Did James Comey do damage to Hillary Clinton with last week’s final FBI report on the e-mail scandal? The latest battleground polls from Quinnipiac suggests he did, especially in Florida. Support for the Democratic nominee plunged eight points in three weeks in the Sunshine State and now trails Donald Trump by three points. The lead also flipped in Pennsylvania, but less dramatically:
With a drop in grades on honesty and moral standards, Democrat Hillary Clinton loses an 8-point lead over Republican Donald Trump in Florida, and finds herself in too-close-to-call races in the three critical swing states of Florida, Ohio and Pennsylvania, according to a Quinnipiac University Swing State Poll released today.
Clinton loses ground on almost every measure from a June 21 survey by the independent Quinnipiac (KWIN-uh-pe-ack) University. The Swing State Poll focuses on Florida, Ohio and Pennsylvania because since 1960 no candidate has won the presidential race without taking at least two of these three states.
Interestingly, the numbers for both candidates in Ohio barely budged. In fact, both candidates edged up slightly from a 40%-all tie to a 41%-all tie. Pennsylvania’s contest only changed within the margin of error, going from a 42/41 Hillary edge to 43/41 Trump. The races in both states look more static than dynamic — and that’s curious, given that Team Hillary has been spending a lot more heavily than Team Trump in the Rust Belt.
Most of the impact was in Florida, where Hillary plunged from 47% to 39%. The only dramatic development between the previous June 21 poll and this one is the Comey announcement on July 5th, which came right in the middle of the survey period (June 30 – July 11). It’s possible that the impact might not be fully captured in these polls as a result, or it’s also possible that the impact may be transitory anyway.
What changed in Florida?
While the gender gap remains wide, Trump gains support among men, who back him 50 – 29 percent, and women, who back Clinton 48 – 36 percent, compared to 52 – 34 percent in June. Independent voters shift from 44 – 35 percent for Clinton last month to 43 – 30 percent for Trump today. Republicans back Trump 82 – 6 percent, while Clinton leads 87 – 4 among Democrats. White voters back Trump 54 – 30 percent, as non-white voters go to Clinton 56 – 21 percent.
Florida voters give Clinton and Trump negative favorability ratings, 35 – 59 percent for her and 38 – 54 percent for him.
It might be good to note what didn’t change all that much in Florida: Trump’s overall support. Hillary lost eight points in three weeks, but Trump only picked up three points in the same period, and he’s still not getting out of the low 40s. In the two-candidate model of polling (which is where all these numbers originate), that tends to hint that respondents aren’t switching their allegiance as much as they are frustrated with their previously preferred choice. If that’s the case, then expect Hillary to bounce back — and with the conventions coming up, probably sooner than later.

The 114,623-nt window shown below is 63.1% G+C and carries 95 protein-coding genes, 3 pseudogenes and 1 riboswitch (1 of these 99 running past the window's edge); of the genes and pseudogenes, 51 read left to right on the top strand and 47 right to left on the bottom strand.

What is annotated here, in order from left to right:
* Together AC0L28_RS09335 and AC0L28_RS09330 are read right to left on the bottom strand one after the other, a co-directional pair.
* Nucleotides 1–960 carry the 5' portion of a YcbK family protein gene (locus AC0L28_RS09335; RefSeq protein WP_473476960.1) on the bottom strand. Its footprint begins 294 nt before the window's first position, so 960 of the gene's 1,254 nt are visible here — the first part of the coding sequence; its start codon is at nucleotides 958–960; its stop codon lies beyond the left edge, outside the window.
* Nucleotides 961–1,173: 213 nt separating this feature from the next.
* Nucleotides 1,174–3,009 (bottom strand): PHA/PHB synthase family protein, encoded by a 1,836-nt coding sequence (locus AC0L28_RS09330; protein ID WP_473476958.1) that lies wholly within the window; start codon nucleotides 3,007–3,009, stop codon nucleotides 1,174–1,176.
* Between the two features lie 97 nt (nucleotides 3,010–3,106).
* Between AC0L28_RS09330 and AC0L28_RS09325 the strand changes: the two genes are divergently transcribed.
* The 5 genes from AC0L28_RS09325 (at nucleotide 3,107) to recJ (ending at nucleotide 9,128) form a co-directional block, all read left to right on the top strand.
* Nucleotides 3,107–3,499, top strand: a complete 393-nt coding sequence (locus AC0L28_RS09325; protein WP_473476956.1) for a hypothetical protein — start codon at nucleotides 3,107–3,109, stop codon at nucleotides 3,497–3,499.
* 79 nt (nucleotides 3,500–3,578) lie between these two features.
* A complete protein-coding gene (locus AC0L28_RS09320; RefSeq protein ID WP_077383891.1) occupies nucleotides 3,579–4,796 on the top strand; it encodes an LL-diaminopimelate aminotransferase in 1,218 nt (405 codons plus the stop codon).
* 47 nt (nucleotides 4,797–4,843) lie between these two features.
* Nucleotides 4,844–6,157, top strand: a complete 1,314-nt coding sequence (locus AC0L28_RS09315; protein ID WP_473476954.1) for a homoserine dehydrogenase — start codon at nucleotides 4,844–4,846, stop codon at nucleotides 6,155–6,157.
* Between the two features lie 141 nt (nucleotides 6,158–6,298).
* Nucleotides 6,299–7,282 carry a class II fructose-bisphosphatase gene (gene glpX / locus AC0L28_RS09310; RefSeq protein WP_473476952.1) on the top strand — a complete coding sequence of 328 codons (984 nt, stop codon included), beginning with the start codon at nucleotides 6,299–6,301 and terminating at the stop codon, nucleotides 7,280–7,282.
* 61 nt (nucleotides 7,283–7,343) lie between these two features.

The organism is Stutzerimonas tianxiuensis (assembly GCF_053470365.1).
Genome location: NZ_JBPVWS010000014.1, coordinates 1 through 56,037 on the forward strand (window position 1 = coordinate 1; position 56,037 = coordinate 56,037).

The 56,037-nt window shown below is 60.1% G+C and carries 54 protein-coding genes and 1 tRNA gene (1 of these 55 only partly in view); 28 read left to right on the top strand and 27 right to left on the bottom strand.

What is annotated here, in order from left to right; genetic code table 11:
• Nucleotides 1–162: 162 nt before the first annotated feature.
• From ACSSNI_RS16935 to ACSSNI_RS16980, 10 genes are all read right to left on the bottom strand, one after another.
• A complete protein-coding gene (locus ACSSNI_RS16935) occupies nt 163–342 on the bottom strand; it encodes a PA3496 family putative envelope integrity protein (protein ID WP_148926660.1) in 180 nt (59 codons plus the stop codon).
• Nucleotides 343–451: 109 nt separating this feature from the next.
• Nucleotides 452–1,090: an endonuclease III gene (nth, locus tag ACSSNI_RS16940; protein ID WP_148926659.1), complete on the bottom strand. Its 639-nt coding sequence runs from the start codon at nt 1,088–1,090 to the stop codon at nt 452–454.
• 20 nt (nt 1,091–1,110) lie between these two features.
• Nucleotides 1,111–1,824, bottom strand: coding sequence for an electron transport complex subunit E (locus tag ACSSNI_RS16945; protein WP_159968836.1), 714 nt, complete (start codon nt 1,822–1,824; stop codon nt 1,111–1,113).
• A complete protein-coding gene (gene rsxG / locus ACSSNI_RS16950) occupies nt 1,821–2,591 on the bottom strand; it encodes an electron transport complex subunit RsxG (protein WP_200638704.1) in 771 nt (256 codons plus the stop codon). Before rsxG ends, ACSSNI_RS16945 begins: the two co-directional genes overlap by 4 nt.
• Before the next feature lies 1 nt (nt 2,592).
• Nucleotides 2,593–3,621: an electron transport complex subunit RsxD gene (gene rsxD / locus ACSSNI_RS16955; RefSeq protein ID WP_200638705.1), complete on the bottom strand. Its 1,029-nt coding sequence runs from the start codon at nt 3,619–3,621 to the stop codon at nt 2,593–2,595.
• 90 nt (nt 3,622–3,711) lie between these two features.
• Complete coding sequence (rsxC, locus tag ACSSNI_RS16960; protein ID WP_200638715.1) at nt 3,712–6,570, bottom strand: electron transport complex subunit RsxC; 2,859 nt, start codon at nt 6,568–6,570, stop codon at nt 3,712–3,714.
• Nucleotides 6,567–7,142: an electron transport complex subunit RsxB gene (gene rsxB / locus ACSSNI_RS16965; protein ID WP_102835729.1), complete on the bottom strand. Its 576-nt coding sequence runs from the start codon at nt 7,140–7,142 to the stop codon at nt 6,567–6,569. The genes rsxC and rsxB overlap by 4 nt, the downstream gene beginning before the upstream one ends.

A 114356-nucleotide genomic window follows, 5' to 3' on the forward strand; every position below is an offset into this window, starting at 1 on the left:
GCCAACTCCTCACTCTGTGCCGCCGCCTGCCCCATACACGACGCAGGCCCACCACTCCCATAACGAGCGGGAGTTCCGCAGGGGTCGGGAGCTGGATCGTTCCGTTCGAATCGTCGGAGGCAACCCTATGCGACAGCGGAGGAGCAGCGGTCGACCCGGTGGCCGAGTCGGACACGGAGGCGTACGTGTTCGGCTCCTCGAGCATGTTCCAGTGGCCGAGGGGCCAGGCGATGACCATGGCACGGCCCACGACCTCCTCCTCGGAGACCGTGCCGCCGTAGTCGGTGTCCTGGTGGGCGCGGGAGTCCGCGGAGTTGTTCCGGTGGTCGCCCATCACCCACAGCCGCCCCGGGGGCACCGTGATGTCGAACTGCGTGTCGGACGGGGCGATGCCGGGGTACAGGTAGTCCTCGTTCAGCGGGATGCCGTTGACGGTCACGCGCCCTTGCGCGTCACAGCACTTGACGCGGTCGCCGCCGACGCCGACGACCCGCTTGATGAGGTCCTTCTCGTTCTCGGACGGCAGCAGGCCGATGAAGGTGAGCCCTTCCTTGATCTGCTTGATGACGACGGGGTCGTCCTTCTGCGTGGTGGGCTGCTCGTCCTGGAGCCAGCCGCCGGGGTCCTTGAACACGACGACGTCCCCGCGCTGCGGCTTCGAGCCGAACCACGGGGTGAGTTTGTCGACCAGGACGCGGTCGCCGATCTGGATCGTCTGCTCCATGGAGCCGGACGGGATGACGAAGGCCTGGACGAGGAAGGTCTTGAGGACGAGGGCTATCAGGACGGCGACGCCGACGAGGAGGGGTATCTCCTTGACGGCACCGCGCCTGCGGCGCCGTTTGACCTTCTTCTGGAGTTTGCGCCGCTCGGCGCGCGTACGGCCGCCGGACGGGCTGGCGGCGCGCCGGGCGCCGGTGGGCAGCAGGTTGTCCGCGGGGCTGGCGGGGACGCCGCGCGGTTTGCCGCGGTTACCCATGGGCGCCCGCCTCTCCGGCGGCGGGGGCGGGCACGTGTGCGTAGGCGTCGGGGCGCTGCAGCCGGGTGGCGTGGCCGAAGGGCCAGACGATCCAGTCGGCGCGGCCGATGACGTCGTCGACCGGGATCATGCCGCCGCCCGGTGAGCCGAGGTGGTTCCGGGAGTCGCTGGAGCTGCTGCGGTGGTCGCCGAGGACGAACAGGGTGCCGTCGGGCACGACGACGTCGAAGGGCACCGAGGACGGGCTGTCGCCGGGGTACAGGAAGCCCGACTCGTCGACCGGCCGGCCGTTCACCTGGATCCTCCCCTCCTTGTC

Trump gets better news when the model shifts to four candidates:
- Florida – Trump leads Clinton 41 – 36 percent, with 7 percent for Libertarian Gary Johnson and 4 percent for Green Party candidate Jill Stein;
- Ohio – Trump at 37 percent to Clinton’s 36 percent, with Johnson at 7 percent and Stein at 6 percent;
- Pennsylvania – Trump over Clinton 40 – 34 percent with 9 percent for Johnson and 3 percent for Stein.
Hillary had a six-point lead in Florida in the four-person race three weeks ago, 42/36. In Pennsylvania, she led 39/36 in the four-way. Ohio remains relatively unchanged, with Trump flipping what had been a 36/38 deficit to a one-point edge.
These are four-person (and more) races in all three states, in that their names will appear on ballots. However, as November comes closer, the outsider bids tend to lose more and more support as voters start getting more pragmatic about their choices. Ironically, Trump needs Johnson and especially Stein to maintain their viability as long as possible, because the race becomes much more difficult as it morphs into a binary mode.
Any way one cuts it, though, this is the kind of news that Trump supporters can cheer … for now. The question becomes whether Trump has the organizational strength and skill to take advantage of this opening and keep momentum going in these battleground states, or whether the Comey effect is just a momentary speed bump for Hillary. In order to take advantage of it, they have to be able to start now. If they aren’t prepared to do anything until after the convention, this opening may close too quickly to exploit it by then.